Brian Russellʼs artistic endeavors began in the late seventies when he started exploring black and white photography. Concentrating on the human form Russell pursued photography as his primary expressive medium until his introduction to sculpture in 1981. Under Lawrence Anthonyʼs instruction at Rhodes College, Russell began to be fascinated with what his hands could create. Beginning with wood and stone carving, he soon progressed to fabricating large freestanding sculptures from scrap steel and industrial debris.
Russell spent the year after graduating from Rhodes fashioning welded sculptures in his motherʼs backyard. At this time he began also to build furniture, both of wood and of steel. Furniture and functional items provided capital for the establishment of his ﬁrst studio in midtown Memphis in August 1985. Shortly after starting this business, Russell became aware of the creative possibilities of working with hot forged metals. Using the tools and techniques of traditional blacksmiths allowed the shaping of metal into forms matching his creative vision. For the next nine years Russell worked in his studio on Broad Avenue, building everything from ﬁre screens to monumental gates, from sculpture to lighting. Mastering new techniques and materials stimulated his creative vision, each new work allowing a synthesis of ideas. Driven to incorporate color into his work, Russell began experimenting with fused glass and pate-de-verre. Initially focused on glass vessels and ﬁxtures, Russell laid the foundation for subsequent mixed media sculpture. His visual vocabulary was derived from his travels, nature and the human form.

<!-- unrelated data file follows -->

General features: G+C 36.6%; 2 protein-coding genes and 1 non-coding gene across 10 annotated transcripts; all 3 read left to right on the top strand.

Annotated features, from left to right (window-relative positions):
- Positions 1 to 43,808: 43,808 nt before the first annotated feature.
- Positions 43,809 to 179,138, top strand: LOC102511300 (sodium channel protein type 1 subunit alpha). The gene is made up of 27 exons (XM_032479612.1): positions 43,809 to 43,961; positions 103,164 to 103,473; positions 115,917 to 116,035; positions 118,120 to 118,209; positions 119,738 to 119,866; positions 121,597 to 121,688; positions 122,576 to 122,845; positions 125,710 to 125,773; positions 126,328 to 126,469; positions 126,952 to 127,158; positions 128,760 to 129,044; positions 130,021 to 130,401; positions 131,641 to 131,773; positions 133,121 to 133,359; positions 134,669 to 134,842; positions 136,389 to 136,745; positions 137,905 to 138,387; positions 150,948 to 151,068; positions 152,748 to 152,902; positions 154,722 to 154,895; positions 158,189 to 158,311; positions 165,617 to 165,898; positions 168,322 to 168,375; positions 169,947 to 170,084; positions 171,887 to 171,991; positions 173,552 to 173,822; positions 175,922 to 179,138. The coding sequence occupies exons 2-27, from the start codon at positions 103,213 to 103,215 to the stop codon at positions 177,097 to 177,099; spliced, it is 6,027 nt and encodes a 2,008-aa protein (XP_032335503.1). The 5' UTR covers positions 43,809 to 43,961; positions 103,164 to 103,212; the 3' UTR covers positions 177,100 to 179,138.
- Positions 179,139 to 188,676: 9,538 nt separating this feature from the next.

In 1994 Russell moved his studio to 15 acres in the countryside northeast of Memphis. During the next six years, Russell produced an exceptional volume of work, including four commissions for monumental architectural sculptures. Satisﬁed with his mastery of forging technique, Russell began to leave the more linear forms driven by blacksmithing and to expand his vocabulary to include more color and volumetric shapes. In 1998 Russell decided to reintroduce glass into his work in a more sculptural way Using a scientiﬁc approach, and with much experimentation and patience, Russell was now able to realize his vision of combining glass and metals to create new expressions in his work. Still, the techniques of fusing lacked the crisp sculptural qualities he desired.
On a visit to New Zealand in 1999 Russell was exposed to a lost wax glass casting technique that produced exciting results. Two more years of hard work and research resulted in the current state of Russellʼs art: a fusion of forged metals and cast glass unique to his sculpture. A conﬁdence in technique and agility with materials now allows him to fully exploit his creative talents. The transparency and optical nature of the colored cast glass have an inherent emotional effect that enable the artist to speak quietly, yet powerfully about his ideas on the nature of reality and purity of form. The effect of the metal forgings, synergized with the images presented by the vivid glass castings give life to his sculptures.
Since 2004 Russell has been working once again with formed and fabricated sheet bronze forms, as well as forged aluminum. The bronze shapes ﬂow smoothly into the glass castings, giving the effect of unity. The metal work gives scale and structure to the glass. 2006 dawned with new explorations into adhesively joining pieces of glass, thus further enlarging the repertoire.